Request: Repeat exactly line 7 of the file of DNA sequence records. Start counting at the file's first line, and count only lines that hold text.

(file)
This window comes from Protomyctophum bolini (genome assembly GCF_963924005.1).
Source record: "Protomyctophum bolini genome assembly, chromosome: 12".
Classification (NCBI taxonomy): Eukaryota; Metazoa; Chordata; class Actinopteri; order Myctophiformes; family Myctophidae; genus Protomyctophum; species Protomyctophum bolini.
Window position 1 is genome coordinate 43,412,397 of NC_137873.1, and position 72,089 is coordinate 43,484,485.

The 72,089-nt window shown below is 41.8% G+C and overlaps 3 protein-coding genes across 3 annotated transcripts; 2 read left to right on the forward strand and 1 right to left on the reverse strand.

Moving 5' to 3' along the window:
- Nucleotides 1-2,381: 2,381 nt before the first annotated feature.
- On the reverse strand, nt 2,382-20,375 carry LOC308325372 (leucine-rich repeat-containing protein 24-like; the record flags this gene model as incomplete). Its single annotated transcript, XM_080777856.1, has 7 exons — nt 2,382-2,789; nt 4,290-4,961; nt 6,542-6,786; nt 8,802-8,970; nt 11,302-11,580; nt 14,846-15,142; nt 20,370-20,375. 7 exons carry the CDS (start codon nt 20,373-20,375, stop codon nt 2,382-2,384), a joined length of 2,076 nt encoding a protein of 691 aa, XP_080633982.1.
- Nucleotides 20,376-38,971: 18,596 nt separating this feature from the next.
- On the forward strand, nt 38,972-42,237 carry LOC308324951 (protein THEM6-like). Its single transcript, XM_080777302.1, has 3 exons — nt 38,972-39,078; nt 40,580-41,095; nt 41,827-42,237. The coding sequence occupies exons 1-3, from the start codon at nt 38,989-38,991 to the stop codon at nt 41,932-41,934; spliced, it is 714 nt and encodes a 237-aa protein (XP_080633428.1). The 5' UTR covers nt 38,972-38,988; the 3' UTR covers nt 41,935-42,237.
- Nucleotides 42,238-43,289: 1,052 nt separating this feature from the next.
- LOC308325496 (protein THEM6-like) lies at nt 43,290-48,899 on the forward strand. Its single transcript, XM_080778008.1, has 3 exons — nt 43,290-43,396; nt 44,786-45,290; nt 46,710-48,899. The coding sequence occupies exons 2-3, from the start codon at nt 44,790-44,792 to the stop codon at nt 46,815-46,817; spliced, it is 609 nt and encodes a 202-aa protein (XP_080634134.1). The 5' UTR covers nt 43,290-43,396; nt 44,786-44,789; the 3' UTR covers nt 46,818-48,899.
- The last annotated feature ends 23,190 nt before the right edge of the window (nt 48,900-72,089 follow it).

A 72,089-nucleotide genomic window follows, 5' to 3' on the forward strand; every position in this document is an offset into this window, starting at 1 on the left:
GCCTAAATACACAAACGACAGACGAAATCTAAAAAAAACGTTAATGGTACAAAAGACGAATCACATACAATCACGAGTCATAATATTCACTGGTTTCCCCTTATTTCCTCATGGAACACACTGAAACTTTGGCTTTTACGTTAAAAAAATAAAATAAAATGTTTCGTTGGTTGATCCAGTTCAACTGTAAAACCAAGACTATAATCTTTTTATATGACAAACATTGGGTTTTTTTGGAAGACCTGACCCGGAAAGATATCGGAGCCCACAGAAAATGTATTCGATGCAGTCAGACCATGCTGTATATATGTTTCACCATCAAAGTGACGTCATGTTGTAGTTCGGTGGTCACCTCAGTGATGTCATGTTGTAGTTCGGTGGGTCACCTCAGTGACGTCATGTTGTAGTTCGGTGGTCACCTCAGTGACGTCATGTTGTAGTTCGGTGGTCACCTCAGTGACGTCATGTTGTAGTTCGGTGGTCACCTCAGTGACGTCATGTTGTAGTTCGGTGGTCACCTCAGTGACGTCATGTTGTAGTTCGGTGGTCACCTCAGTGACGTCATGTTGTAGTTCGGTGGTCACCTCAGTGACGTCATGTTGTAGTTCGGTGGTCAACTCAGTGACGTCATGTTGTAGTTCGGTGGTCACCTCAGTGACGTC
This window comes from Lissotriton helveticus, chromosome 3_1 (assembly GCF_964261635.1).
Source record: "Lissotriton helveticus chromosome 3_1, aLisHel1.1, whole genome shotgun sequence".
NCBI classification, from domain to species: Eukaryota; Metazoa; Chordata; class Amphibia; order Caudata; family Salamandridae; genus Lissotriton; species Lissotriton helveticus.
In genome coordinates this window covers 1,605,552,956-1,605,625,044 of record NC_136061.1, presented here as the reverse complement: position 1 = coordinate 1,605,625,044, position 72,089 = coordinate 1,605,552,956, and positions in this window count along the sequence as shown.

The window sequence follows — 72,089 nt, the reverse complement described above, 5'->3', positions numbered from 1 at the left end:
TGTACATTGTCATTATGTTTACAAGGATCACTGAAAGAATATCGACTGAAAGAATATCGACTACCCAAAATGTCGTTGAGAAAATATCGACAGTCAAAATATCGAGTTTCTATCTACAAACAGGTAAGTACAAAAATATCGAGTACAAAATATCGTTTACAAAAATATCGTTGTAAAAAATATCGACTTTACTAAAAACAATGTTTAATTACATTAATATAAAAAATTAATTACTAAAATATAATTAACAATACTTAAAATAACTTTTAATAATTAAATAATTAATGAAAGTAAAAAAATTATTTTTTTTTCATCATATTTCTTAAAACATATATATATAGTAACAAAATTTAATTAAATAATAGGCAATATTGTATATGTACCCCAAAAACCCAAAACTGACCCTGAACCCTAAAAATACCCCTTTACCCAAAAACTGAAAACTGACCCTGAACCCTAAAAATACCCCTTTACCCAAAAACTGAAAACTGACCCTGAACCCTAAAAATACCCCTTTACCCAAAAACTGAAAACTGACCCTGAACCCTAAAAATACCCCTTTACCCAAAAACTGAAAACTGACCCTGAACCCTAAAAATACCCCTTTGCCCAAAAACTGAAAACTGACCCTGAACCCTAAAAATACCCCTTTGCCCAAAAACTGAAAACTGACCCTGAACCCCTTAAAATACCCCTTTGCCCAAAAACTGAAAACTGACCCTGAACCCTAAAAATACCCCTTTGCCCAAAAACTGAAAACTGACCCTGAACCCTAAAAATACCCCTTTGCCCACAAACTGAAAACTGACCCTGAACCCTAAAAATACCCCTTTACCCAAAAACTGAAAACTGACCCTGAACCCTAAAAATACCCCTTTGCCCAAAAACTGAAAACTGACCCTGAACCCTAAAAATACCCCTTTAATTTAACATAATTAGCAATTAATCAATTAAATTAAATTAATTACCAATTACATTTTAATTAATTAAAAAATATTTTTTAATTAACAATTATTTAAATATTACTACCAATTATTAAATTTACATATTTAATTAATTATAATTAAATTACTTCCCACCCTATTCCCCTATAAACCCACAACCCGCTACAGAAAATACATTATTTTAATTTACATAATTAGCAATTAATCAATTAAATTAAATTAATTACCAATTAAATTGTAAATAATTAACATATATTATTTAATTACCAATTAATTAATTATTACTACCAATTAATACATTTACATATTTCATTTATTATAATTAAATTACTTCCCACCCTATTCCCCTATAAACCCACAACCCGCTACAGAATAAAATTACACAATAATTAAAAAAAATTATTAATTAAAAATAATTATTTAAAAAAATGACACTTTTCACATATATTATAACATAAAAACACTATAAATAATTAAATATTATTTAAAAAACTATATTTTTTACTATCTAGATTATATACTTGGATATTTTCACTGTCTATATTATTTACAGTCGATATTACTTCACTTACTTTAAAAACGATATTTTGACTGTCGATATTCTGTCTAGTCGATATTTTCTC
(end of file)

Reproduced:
- Nucleotides 1-2,381: 2,381 nt before the first annotated feature.